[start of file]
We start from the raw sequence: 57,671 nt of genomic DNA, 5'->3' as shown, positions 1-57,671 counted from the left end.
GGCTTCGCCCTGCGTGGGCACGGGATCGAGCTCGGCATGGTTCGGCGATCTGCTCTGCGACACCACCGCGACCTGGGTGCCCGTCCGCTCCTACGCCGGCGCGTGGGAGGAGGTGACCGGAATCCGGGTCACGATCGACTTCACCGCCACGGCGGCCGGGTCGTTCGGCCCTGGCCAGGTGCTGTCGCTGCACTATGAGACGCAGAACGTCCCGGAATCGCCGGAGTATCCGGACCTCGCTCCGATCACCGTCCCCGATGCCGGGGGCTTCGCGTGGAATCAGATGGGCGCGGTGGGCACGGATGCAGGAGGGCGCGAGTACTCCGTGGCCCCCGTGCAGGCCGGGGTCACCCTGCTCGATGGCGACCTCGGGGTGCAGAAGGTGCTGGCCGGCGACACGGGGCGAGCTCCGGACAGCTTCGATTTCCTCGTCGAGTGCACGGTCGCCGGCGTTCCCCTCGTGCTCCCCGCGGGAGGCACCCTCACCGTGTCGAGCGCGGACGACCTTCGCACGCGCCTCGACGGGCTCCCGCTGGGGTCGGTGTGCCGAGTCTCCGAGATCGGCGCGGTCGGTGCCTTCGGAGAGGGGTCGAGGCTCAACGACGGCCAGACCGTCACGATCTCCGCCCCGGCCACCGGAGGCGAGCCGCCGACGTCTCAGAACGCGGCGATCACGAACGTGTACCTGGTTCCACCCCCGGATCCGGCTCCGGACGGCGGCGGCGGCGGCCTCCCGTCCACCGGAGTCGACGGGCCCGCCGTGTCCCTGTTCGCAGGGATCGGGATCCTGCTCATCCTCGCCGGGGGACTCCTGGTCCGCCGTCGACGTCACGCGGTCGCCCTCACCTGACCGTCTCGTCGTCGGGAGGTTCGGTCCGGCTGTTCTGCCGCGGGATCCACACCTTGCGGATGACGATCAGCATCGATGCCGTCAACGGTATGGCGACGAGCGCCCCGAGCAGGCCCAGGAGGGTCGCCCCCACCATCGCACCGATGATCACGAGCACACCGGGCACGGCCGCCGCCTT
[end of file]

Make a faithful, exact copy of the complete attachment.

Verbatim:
We start from the raw sequence: 57,671 nt of genomic DNA, 5'->3' as shown, positions 1-57,671 counted from the left end.
GGCTTCGCCCTGCGTGGGCACGGGATCGAGCTCGGCATGGTTCGGCGATCTGCTCTGCGACACCACCGCGACCTGGGTGCCCGTCCGCTCCTACGCCGGCGCGTGGGAGGAGGTGACCGGAATCCGGGTCACGATCGACTTCACCGCCACGGCGGCCGGGTCGTTCGGCCCTGGCCAGGTGCTGTCGCTGCACTATGAGACGCAGAACGTCCCGGAATCGCCGGAGTATCCGGACCTCGCTCCGATCACCGTCCCCGATGCCGGGGGCTTCGCGTGGAATCAGATGGGCGCGGTGGGCACGGATGCAGGAGGGCGCGAGTACTCCGTGGCCCCCGTGCAGGCCGGGGTCACCCTGCTCGATGGCGACCTCGGGGTGCAGAAGGTGCTGGCCGGCGACACGGGGCGAGCTCCGGACAGCTTCGATTTCCTCGTCGAGTGCACGGTCGCCGGCGTTCCCCTCGTGCTCCCCGCGGGAGGCACCCTCACCGTGTCGAGCGCGGACGACCTTCGCACGCGCCTCGACGGGCTCCCGCTGGGGTCGGTGTGCCGAGTCTCCGAGATCGGCGCGGTCGGTGCCTTCGGAGAGGGGTCGAGGCTCAACGACGGCCAGACCGTCACGATCTCCGCCCCGGCCACCGGAGGCGAGCCGCCGACGTCTCAGAACGCGGCGATCACGAACGTGTACCTGGTTCCACCCCCGGATCCGGCTCCGGACGGCGGCGGCGGCGGCCTCCCGTCCACCGGAGTCGACGGGCCCGCCGTGTCCCTGTTCGCAGGGATCGGGATCCTGCTCATCCTCGCCGGGGGACTCCTGGTCCGCCGTCGACGTCACGCGGTCGCCCTCACCTGACCGTCTCGTCGTCGGGAGGTTCGGTCCGGCTGTTCTGCCGCGGGATCCACACCTTGCGGATGACGATCAGCATCGATGCCGTCAACGGTATGGCGACGAGCGCCCCGAGCAGGCCCAGGAGGGTCGCCCCCACCATCGCACCGATGATCACGAGCACACCGGGCACGGCCGCCGCCTT